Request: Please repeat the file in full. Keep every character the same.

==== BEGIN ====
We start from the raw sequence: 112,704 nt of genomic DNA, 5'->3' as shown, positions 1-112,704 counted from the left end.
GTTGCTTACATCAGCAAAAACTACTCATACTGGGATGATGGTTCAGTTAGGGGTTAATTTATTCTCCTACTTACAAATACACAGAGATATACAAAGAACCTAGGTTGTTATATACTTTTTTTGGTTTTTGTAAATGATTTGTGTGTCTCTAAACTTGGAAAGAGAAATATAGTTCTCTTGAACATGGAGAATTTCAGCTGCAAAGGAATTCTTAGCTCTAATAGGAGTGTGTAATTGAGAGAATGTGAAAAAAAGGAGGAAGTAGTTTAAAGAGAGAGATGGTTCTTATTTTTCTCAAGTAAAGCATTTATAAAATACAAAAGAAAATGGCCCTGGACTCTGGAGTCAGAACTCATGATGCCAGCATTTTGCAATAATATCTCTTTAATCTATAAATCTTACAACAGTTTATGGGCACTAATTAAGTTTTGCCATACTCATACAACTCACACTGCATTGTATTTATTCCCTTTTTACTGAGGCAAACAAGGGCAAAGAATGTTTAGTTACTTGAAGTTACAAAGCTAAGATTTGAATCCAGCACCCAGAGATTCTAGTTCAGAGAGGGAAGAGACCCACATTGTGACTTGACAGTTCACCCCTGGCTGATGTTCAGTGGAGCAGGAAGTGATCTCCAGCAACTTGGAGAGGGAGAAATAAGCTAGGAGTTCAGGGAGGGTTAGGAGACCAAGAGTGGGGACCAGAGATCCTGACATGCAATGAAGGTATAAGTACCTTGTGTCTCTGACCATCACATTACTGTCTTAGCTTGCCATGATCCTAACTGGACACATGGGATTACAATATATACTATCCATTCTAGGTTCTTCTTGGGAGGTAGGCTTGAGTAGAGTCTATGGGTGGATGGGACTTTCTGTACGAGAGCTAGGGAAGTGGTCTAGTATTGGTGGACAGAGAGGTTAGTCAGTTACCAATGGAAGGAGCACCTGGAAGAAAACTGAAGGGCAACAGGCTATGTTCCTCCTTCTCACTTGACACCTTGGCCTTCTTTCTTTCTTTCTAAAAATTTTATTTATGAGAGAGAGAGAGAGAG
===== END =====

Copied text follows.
We start from the raw sequence: 112,704 nt of genomic DNA, 5'->3' as shown, positions 1-112,704 counted from the left end.
GTTGCTTACATCAGCAAAAACTACTCATACTGGGATGATGGTTCAGTTAGGGGTTAATTTATTCTCCTACTTACAAATACACAGAGATATACAAAGAACCTAGGTTGTTATATACTTTTTTTGGTTTTTGTAAATGATTTGTGTGTCTCTAAACTTGGAAAGAGAAATATAGTTCTCTTGAACATGGAGAATTTCAGCTGCAAAGGAATTCTTAGCTCTAATAGGAGTGTGTAATTGAGAGAATGTGAAAAAAAGGAGGAAGTAGTTTAAAGAGAGAGATGGTTCTTATTTTTCTCAAGTAAAGCATTTATAAAATACAAAAGAAAATGGCCCTGGACTCTGGAGTCAGAACTCATGATGCCAGCATTTTGCAATAATATCTCTTTAATCTATAAATCTTACAACAGTTTATGGGCACTAATTAAGTTTTGCCATACTCATACAACTCACACTGCATTGTATTTATTCCCTTTTTACTGAGGCAAACAAGGGCAAAGAATGTTTAGTTACTTGAAGTTACAAAGCTAAGATTTGAATCCAGCACCCAGAGATTCTAGTTCAGAGAGGGAAGAGACCCACATTGTGACTTGACAGTTCACCCCTGGCTGATGTTCAGTGGAGCAGGAAGTGATCTCCAGCAACTTGGAGAGGGAGAAATAAGCTAGGAGTTCAGGGAGGGTTAGGAGACCAAGAGTGGGGACCAGAGATCCTGACATGCAATGAAGGTATAAGTACCTTGTGTCTCTGACCATCACATTACTGTCTTAGCTTGCCATGATCCTAACTGGACACATGGGATTACAATATATACTATCCATTCTAGGTTCTTCTTGGGAGGTAGGCTTGAGTAGAGTCTATGGGTGGATGGGACTTTCTGTACGAGAGCTAGGGAAGTGGTCTAGTATTGGTGGACAGAGAGGTTAGTCAGTTACCAATGGAAGGAGCACCTGGAAGAAAACTGAAGGGCAACAGGCTATGTTCCTCCTTCTCACTTGACACCTTGGCCTTCTTTCTTTCTTTCTAAAAATTTTATTTATGAGAGAGAGAGAGAGAG